You wouldn’t know it from being a casual observer, but Black Mountain has made significant strides over the course of the past ten years. As a result of their three LPs and accompanying EPs, they’ve garnered nominations for the prestigious Polaris Prize, a Juno nod in their native Canada and kudos for the eponymous debut which was named one of Amazon’s Top 100 Editor’s Picks of 2005. They’ve been so prolific in fact that the group’s leader, Stephen McBean, has spun off another ensemble, Pink Mountaintops, as a means of furthering his more experimental inclinations.
Not that he really needed to. A listen to the group’s self-titled initial outing reveals the fact that McBean’s brain was literally overflowing with all kinds of extravagant ideas, most of them well beyond the bounds of your typical rock format. Even now, on the tenth anniversary of that momentous release, his far-sided experimentation remains as daunting as it was when it was first unveiled to an unsuspecting public. Black Mountain’s songs not only break the boundaries, they positively defy them as well, taking the music from a deep groove to a full out extemporaneous wail certain to scare off the faintest of heart. It’s not a pretty sound, but it is one that’s bound to leave an indelible impression. Not a sound for every taste, but one certain to garner admiration from those that can appreciate a significant degree of daring.
For those that need convincing, the new version of Black Mountain comes packaged with a second disc that includes the whole of the album, the entire early Druganaut EP, various bonus tracks and a pair of demos unique to this particular edition. They make for fine add-ons, all of which offer additional insight into McBean’s complex, often times confounding M.O. Obvious influences begin to surface, from the scratchy riff rocker “Buffalo Swan” — which sounds like the Velvet Underground on a tear — to the barrage of noise and mayhem that marks the original album version of “No Satisfaction,” a song that could easily be appropriated by Neil Young and Crazy Horse when their derring-do calls for a boy’s night out.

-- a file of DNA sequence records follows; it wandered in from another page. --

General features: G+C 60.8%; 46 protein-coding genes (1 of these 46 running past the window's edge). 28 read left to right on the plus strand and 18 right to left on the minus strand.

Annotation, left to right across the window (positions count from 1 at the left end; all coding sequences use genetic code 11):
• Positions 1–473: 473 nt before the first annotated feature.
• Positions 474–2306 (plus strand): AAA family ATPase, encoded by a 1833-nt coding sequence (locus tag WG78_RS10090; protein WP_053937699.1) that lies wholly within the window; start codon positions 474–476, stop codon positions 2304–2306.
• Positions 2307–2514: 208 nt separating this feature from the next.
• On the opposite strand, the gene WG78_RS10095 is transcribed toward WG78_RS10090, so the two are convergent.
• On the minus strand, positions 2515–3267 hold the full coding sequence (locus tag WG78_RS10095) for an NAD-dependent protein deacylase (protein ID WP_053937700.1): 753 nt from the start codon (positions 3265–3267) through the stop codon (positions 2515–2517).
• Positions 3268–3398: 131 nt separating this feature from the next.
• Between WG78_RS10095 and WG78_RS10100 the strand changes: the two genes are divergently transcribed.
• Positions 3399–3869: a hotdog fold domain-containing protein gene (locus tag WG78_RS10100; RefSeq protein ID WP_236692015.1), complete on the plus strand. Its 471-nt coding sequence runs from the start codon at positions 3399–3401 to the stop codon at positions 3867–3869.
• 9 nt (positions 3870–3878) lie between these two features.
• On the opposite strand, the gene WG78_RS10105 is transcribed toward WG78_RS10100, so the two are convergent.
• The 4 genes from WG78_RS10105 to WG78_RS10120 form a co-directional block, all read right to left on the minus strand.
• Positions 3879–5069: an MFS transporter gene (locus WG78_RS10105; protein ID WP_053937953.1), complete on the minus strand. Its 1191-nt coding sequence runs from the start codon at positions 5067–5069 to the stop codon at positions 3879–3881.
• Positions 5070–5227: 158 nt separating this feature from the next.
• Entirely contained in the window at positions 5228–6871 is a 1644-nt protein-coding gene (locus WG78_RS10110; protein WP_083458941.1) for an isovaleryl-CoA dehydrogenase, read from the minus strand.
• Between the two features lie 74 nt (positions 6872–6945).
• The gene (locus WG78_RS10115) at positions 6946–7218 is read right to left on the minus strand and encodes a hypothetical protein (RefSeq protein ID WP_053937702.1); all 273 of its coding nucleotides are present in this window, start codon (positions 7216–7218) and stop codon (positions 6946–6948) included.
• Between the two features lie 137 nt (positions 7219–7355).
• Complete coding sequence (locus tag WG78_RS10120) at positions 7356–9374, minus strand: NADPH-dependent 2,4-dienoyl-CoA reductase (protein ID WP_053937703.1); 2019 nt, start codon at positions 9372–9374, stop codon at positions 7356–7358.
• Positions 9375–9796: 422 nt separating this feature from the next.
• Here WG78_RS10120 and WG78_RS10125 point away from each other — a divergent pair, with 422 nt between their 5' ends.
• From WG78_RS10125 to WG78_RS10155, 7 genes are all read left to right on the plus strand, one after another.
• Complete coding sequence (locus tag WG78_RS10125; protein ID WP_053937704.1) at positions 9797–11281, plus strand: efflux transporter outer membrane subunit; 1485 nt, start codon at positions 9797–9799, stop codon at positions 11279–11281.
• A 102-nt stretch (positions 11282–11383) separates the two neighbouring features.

Not surprisingly then, the chaos and cacophony are spread over the entirety of these two discs, with the only hint of respite coming in the form of the somewhat cheery original take of “No Satisfaction.” The remainder of the material brings with it the full fury of a man possessed. The hollow-eyed moan of “Druganaut” in extended form takes the song off towards the cosmos, while the mournful “Set Us Free” maintains its low cast resolve. Similarly, the tortured tones of “Don’t Run Our Hearts Around” suggests that the echo of discontent is proportional to the full effect of its disconnect. Regardless, Black Mountain has come to represent the sound of a band that’s unleashed and unhinged in equal proportion. Ten years on, it’s as daunting as ever.